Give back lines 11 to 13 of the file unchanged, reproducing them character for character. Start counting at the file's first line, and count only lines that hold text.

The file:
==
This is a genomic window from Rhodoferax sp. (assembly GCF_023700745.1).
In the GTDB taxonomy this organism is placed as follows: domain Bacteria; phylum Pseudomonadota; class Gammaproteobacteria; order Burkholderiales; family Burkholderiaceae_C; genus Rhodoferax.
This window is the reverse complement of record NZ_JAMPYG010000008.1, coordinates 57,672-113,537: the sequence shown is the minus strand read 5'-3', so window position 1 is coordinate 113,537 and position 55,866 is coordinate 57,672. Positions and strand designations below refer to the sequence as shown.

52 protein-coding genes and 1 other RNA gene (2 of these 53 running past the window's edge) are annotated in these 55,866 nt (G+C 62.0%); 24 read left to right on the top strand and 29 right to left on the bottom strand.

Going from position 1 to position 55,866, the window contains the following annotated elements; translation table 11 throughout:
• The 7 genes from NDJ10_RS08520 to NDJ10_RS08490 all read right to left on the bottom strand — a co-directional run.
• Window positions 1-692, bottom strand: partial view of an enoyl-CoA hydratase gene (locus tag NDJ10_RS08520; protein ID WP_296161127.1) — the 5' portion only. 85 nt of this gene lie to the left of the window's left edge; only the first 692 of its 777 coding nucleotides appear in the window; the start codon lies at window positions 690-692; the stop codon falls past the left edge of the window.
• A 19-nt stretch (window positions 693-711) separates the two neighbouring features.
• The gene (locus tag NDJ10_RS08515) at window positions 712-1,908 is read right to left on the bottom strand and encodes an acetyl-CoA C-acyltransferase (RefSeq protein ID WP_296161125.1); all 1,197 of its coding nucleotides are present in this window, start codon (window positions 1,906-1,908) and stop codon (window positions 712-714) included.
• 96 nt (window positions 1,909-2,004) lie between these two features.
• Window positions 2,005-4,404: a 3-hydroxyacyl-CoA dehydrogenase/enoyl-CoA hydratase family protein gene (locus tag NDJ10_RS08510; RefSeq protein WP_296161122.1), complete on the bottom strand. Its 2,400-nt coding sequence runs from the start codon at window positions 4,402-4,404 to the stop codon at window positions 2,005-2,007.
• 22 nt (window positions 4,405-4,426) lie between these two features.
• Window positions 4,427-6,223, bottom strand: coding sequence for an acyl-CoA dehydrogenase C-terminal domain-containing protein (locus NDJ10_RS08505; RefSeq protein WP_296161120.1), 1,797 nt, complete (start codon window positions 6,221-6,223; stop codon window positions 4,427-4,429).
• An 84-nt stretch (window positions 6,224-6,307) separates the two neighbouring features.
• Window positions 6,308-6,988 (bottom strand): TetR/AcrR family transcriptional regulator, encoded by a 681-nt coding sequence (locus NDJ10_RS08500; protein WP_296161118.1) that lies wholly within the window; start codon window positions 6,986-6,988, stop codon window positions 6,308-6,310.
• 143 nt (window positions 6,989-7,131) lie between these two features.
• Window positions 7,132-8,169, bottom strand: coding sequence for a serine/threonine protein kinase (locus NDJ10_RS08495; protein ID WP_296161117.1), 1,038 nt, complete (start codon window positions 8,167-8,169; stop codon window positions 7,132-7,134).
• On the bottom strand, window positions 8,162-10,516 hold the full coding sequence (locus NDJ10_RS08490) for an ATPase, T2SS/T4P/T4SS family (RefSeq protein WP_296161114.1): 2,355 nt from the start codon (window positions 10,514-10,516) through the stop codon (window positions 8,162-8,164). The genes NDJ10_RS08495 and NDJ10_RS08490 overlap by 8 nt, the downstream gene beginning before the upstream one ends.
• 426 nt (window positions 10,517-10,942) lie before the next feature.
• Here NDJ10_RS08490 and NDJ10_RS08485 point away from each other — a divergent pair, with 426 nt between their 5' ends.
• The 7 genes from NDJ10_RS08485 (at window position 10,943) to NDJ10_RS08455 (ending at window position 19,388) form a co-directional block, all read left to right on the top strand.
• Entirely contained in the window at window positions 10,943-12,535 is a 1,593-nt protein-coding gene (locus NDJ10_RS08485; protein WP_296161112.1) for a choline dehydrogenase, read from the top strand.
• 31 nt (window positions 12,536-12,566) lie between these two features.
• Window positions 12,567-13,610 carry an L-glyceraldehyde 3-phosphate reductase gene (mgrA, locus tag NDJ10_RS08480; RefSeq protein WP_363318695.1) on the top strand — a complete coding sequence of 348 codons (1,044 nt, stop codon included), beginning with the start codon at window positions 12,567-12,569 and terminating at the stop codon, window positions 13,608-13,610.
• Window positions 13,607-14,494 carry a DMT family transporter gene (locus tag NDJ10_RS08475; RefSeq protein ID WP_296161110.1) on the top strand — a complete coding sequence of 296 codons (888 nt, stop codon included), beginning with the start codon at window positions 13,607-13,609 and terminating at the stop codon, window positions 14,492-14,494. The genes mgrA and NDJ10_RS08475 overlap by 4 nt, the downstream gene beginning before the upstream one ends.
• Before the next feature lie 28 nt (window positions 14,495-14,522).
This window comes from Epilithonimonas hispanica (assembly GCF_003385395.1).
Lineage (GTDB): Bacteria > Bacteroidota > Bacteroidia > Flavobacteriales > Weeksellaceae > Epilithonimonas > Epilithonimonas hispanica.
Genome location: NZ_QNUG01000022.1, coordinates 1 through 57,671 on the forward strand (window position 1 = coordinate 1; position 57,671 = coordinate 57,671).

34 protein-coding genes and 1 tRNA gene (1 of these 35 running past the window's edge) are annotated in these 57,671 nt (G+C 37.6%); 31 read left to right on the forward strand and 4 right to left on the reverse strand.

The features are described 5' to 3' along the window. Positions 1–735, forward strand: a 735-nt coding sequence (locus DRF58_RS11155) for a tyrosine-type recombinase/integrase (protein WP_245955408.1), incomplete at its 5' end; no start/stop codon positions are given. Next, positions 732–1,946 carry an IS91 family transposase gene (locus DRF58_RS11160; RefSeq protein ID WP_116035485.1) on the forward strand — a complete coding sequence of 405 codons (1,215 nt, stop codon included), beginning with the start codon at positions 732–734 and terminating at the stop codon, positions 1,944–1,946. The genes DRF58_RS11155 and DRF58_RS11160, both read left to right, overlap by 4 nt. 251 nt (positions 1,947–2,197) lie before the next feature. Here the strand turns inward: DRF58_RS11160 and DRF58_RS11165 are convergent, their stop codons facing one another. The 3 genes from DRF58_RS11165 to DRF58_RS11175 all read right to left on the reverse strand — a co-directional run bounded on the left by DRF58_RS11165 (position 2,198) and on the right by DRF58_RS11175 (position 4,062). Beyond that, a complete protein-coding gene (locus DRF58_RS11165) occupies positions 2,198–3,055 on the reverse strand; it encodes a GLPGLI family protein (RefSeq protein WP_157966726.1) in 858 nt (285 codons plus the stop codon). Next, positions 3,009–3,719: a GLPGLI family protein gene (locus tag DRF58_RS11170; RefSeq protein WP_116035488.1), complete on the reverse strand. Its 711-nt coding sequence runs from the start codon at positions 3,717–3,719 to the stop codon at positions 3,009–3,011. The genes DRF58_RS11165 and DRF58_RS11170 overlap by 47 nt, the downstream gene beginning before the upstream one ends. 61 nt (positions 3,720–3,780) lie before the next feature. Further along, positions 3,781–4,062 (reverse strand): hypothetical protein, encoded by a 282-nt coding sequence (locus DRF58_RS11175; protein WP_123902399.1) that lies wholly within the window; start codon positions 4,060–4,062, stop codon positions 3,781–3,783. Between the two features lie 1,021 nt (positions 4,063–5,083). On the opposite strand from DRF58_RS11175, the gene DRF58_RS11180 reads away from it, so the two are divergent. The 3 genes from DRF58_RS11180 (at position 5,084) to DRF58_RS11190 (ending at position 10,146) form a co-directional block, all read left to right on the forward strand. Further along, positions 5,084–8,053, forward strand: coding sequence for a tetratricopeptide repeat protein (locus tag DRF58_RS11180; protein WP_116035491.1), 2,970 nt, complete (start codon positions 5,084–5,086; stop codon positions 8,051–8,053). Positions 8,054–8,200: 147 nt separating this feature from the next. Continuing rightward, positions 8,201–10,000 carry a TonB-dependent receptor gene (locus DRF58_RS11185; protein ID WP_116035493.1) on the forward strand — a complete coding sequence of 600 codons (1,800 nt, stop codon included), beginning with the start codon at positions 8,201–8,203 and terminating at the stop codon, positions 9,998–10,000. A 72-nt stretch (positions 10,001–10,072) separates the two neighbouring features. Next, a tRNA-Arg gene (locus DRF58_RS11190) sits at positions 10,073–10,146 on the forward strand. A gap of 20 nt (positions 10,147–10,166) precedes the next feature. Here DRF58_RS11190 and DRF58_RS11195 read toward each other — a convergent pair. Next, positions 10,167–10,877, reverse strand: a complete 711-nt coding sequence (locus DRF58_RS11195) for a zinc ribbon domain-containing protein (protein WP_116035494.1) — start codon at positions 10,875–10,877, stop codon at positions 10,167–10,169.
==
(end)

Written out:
• Window positions 2,005-4,404: a 3-hydroxyacyl-CoA dehydrogenase/enoyl-CoA hydratase family protein gene (locus tag NDJ10_RS08510; RefSeq protein WP_296161122.1), complete on the bottom strand. Its 2,400-nt coding sequence runs from the start codon at window positions 4,402-4,404 to the stop codon at window positions 2,005-2,007.
• 22 nt (window positions 4,405-4,426) lie between these two features.
• Window positions 4,427-6,223, bottom strand: coding sequence for an acyl-CoA dehydrogenase C-terminal domain-containing protein (locus NDJ10_RS08505; RefSeq protein WP_296161120.1), 1,797 nt, complete (start codon window positions 6,221-6,223; stop codon window positions 4,427-4,429).